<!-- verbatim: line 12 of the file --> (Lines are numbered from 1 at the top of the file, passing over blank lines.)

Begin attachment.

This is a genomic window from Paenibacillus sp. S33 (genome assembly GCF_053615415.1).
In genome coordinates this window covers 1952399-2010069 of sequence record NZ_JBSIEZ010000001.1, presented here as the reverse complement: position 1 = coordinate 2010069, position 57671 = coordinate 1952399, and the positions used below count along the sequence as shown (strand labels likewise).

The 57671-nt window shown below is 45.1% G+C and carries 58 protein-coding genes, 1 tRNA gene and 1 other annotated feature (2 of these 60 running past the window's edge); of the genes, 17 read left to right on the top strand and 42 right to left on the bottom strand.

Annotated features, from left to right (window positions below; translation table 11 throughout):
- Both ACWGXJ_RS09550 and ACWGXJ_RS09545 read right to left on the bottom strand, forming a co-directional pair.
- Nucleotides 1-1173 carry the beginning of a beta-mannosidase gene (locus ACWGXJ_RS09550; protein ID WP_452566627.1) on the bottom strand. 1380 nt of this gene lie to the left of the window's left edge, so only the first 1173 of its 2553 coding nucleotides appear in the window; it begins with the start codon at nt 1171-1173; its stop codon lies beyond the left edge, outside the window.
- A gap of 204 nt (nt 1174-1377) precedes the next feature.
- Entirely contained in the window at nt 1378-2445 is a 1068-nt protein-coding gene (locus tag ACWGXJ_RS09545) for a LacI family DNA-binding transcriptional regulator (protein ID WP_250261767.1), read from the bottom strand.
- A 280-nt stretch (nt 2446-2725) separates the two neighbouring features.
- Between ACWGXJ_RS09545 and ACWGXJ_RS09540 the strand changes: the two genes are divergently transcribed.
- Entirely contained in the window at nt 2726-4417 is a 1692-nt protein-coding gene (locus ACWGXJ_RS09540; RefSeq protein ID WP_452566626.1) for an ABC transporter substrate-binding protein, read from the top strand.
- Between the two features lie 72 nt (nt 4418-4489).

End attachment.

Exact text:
- Between the two features lie 72 nt (nt 4418-4489).